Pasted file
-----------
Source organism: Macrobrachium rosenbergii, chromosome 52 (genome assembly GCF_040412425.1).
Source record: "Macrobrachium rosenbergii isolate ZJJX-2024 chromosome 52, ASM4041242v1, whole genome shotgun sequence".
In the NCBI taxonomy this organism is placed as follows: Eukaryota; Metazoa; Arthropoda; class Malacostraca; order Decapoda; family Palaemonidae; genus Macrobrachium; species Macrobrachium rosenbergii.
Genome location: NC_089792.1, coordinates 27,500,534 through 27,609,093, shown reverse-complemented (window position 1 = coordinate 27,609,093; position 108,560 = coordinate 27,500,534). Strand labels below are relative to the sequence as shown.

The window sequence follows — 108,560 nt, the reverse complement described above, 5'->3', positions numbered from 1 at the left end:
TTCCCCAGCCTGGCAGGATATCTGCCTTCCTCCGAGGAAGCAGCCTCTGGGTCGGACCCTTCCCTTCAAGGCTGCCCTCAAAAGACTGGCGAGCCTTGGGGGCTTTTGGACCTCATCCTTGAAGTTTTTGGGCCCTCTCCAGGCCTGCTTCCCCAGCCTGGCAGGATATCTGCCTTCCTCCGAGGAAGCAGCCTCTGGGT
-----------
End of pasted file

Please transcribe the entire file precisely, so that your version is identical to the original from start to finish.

Source organism: Macrobrachium rosenbergii, chromosome 52 (genome assembly GCF_040412425.1).
Source record: "Macrobrachium rosenbergii isolate ZJJX-2024 chromosome 52, ASM4041242v1, whole genome shotgun sequence".
In the NCBI taxonomy this organism is placed as follows: Eukaryota; Metazoa; Arthropoda; class Malacostraca; order Decapoda; family Palaemonidae; genus Macrobrachium; species Macrobrachium rosenbergii.
Genome location: NC_089792.1, coordinates 27,500,534 through 27,609,093, shown reverse-complemented (window position 1 = coordinate 27,609,093; position 108,560 = coordinate 27,500,534). Strand labels below are relative to the sequence as shown.

The window sequence follows — 108,560 nt, the reverse complement described above, 5'->3', positions numbered from 1 at the left end:
TTCCCCAGCCTGGCAGGATATCTGCCTTCCTCCGAGGAAGCAGCCTCTGGGTCGGACCCTTCCCTTCAAGGCTGCCCTCAAAAGACTGGCGAGCCTTGGGGGCTTTTGGACCTCATCCTTGAAGTTTTTGGGCCCTCTCCAGGCCTGCTTCCCCAGCCTGGCAGGATATCTGCCTTCCTCCGAGGAAGCAGCCTCTGGGT